General Electric's ( GE) share price tumbled in early trading this morning despite the fact that it beat estimates in its quarterly earnings report today. Shares stabilized after the open and have been flat since.

I attempted to cover the call by sending 15 emails to my overworked editor in the space of about an hour, while he coded and posted them. Thanks, Mike! Anyway, here's what I came up with. I don't claim to be an expert on GE, but I do attempt to follow the company and I do claim to give you my honest view, which is more than you'll get from most experts.

( At 8:40 a.m. EDT)

Due to technological difficulties, I'm 5 minutes late. Not sure who's talking: I assume Keith Sherin, the CFO. First words I hear are: "There's still some volatility." Here's a list of words that should be banned from earnings calls: volatility, cautious, near-term, longer-term, headwinds.

Aha! He says something that actually means something: "Margin headwinds at NBC" says they'll go through that later.

"Wind hung in there almost flat for the quarter."

"Real headwind in health care."

( At 8:42 a.m. EDT)

Several BRIC (Brazil, Russia, India, China) projects will break in the second quarter.

( At 8:44 a.m. EDT)

Lots of discussion of Iraq-related business. I hadn't even thought about this. Something sinister about the contrast between boring GE ( GE) and way-too-exciting death and destruction in Iraq. (I know, things are improving, only probably a couple Iraqis blown up a week. Thanks, GE!)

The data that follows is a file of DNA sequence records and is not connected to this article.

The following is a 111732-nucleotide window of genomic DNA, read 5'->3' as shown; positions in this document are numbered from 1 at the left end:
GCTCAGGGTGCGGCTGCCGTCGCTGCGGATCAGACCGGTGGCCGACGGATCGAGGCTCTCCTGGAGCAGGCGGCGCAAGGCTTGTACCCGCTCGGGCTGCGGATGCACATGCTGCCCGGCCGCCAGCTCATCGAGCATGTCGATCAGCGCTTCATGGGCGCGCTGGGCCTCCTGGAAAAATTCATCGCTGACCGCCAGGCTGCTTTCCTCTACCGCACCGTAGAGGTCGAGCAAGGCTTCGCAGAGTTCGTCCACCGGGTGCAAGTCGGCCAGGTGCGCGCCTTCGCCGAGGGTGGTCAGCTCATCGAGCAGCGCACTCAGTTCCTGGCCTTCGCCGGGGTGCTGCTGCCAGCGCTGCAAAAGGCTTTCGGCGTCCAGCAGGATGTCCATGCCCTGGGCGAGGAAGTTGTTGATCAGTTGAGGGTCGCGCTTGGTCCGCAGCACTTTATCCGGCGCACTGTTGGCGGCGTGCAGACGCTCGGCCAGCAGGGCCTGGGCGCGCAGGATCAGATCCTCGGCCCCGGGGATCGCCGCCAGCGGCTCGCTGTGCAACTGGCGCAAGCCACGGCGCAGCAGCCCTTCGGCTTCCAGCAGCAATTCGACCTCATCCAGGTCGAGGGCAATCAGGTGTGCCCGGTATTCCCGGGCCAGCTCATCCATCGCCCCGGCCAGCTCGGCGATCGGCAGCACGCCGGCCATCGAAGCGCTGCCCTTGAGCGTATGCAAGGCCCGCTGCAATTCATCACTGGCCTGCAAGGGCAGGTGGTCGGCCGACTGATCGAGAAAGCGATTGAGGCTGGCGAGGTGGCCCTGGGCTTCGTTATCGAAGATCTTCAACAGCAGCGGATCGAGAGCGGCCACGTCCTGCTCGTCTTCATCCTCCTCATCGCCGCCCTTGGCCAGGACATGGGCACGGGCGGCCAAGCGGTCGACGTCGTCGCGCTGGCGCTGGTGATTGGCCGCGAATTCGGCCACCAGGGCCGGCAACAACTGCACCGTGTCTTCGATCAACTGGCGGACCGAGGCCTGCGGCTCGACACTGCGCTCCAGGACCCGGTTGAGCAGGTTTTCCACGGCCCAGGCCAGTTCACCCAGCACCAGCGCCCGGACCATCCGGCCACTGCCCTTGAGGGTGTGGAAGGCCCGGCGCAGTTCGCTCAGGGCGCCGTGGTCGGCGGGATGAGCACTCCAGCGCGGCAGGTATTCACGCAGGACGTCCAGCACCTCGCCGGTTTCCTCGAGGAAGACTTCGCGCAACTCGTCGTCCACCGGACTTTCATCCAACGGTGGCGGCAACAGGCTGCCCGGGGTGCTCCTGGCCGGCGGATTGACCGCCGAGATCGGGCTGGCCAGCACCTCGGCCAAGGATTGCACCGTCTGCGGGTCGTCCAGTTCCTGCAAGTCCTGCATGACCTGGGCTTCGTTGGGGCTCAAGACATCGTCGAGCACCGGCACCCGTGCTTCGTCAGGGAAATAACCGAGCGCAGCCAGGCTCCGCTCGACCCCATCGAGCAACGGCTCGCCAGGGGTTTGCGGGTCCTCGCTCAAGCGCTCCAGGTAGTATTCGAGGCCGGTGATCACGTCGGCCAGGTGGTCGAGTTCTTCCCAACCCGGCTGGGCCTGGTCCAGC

( At 8:48 a.m. EDT)

This same gentleman I haven't identified yet but who is probably Sherin -- aha, turns out it was Immelt himself. Sorry, Jeff!

Anyway, Immelt said something like: "That shows how serious we take having a very stable balance sheet." Thanks, Jeff. You never seemed unserious about anything to me, but then we've never met.

Now here's Keith. This should be fun. I just love numbers!

( At 8:54 a.m. EDT)

Got distracted for a sec: Now Keith is talking real estate. There was a $32 million writedown for something called FIJIC. This is a prime example of how confusing GE is:

1. what is FIJIC?

2. $32 million is peanuts to GE. Should I be concerned about this?

Back to words that should be banned: environment, cycle.

( At 8:56 a.m. EDT)

Consumer loan something or other is down 15 billion. Now that's a big number! Too bad I didn't quite catch what exactly is down, and from when to when.

( At 8:57 a.m. EDT)

Commercial real estate lost $173 million in the quarter. Again, peanuts to GE! (Right?)

( At 9:01 a.m. EDT)

They've been selling down something called PENSKI. Doesn't sound like fun. Just heard another word that should be banned but forgot. I'm sure I'll hear it again soon. Now they're talking about basis points. I'm getting hot!

And here are non-earnings and non-mortgage. I swear he keeps saying that so he must be serious. Non-earnings? What in the world is that, Keith?

( At 9:04 a.m. EDT)

Now Keith is talking about coverage rates. I think this has to do with ... actually, never mind, I don't know what that is. I probably should've studied accounting. Sorry Keith.

( At 9:06 a.m. EDT)

I swear it is blowing me away the number of times Keith says "non-earnings." I am serious: What is this gibberish?

( At 9:09 a.m. EDT)

They are "evaluating the PPIP., being an investor in that." There's an acronym I recognize! It's l'il Timmy Geithner's plan! Way to go Timmy!

Has GE said this before? This might be news, although you'd kind of expect GE to at least be evaluating PPIP.

( At 9:12 a.m. EDT)